Have you thought recently about the sacraments? Perhaps you are thinking that they are simply an event to be completed once that no longer requires any new action on your part?If so, maybe that is why your experience of church has become boring and one dimensional. Let’s take a new look at a few of the sacraments:
In Baptismyou were cleansed, blessed and welcomed into community, with promises from your parents, grandparents, and the Church to help guide and support you in responding to God’s offer. Each time you bless yourself or make a professing of faith, you are giving your response and "yes" to that offer of God’s salvation in your life.
In the Eucharistwe are given the opportunity to join our yes to that given by Christ on the cross. There is Christ’s offer of Himself in ultimate love and mercy for us, but also we bring all that we are and do and offer it to God as well. We bring all of our strengths, and weaknesses, all of our joys and sorrows. We bring, in truth, our brokenness. Notice that I said “our” because we do this also as a community. So when you speak of hypocrisy, we all come knowing that there are times when we have sinned and our relationship with God has suffered. In the Eucharist, we are renewing that relationship, and recommitting ourselves with our lives. All of this requires our participation and our response. Do we look for Christ’s presence in the priest? In the people gathered? In the reading of the Word, listening? In the offering of the gifts, do we see Christ’s sacrifice and reconciliation to us? How do we respond? Jesus took the bread, blessed, broke it and shared it with all; we are called to do the same, not only with bread but also with our very lives. And as such we need to be committed to dealing with hunger, poverty and justice in the world around us.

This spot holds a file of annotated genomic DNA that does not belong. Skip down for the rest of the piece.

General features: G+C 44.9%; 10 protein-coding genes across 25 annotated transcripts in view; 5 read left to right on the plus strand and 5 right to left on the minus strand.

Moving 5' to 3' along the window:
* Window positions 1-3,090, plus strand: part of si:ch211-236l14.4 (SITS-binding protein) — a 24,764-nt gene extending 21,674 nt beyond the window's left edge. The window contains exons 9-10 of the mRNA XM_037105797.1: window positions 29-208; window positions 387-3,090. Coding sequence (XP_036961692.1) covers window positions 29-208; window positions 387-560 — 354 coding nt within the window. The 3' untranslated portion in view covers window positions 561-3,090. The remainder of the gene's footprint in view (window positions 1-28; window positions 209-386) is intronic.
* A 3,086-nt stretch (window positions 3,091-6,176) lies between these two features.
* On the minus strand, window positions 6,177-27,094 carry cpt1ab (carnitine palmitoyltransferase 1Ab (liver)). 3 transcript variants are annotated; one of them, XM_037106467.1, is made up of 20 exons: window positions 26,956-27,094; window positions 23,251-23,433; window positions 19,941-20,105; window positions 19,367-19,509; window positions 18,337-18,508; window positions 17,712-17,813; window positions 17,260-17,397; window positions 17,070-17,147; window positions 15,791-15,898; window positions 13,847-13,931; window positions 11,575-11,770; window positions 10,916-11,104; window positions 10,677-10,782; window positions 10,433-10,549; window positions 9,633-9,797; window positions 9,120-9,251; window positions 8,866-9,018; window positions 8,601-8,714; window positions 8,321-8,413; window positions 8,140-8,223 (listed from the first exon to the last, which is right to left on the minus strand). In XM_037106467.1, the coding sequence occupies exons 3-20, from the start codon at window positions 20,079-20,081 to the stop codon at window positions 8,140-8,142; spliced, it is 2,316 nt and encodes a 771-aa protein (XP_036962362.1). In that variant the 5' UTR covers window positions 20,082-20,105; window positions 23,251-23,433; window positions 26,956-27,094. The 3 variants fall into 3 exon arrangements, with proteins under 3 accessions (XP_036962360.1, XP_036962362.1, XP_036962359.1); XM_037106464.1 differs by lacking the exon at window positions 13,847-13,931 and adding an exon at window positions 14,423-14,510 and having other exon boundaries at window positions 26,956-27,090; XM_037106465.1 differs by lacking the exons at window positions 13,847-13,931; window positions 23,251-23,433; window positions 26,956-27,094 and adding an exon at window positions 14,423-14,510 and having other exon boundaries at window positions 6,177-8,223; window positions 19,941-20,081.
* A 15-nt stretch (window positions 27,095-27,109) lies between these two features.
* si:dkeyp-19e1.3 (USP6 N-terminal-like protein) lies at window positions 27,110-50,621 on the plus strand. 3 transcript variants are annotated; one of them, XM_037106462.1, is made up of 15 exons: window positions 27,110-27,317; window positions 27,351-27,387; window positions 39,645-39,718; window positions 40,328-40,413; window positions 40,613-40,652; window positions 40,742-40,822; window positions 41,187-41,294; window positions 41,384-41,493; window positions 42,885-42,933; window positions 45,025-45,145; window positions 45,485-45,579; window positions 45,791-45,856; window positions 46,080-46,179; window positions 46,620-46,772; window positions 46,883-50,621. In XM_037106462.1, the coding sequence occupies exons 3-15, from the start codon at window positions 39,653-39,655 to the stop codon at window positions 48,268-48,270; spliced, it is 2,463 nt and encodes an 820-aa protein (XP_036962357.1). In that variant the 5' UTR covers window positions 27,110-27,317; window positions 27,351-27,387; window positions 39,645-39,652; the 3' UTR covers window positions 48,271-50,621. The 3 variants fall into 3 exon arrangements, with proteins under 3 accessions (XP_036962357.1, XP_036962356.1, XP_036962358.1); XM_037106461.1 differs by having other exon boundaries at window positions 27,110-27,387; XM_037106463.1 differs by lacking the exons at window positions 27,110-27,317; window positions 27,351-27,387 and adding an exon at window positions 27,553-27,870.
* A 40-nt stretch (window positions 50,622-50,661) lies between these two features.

In Reconciliationwe are giving the opportunity to experience and celebrate God’s grace, love, mercy, and forgiveness in our lives and in community. God isn’t as concerned with the “mistakes” but with repairing the relationship that has suffered. Jesus takes our frailties, and fills us with health, peace, and hope. We are called to seek to reconcile or repair relationships, love justice, and seek peace and hope for those who have no hope. Think for a moment about your relationship with your best friend. If you think about your relationship with God, how could this be better? Have you made time for your friendship with God in prayer, answered his calls of love and grace? Have you said sorry when you realize that you have chosen to act unloving? In those times, we don’t just hurt ourselves but our choices effect others we love and the community in relationship. Therefore, in penance we are given a chance to receive forgiveness, to show we are sorry and to repair these relationships ... and celebrate as a community.
Even Confirmationis not an end but a challenge to go forth and to be a visible sign of the body of Christ in the world. God confirms you as a member of the body of Christ and then the response and choice is yours. It is a call to a higher standard to strive for love, mercy, and peace, not only within the doors of the Church, but in the world. To the parents specifically, there is a challenge to be a model of faith: more than going through the motions. Also seek to encourage your child to become involved in youth and peer ministry activities so that they can experience community more fully. Participate in outreach activities together, so that they too can come to understand God’s offer and our response to care for others, to love deeply and show forgiveness and mercy.
Copyright 2019 Elizabeth Reardon
About the Author
Elizabeth Reardon is Director of Parish Ministries and Pastoral Associate for the Collaborative Parishes of Resurrection & St. Paul in Hingham, Massachusetts; a wife and mother of three, and writer at TheologyIsAVerb.com. Her writing is an invitation to seek and create space for God in the midst of the busyness of everyday life.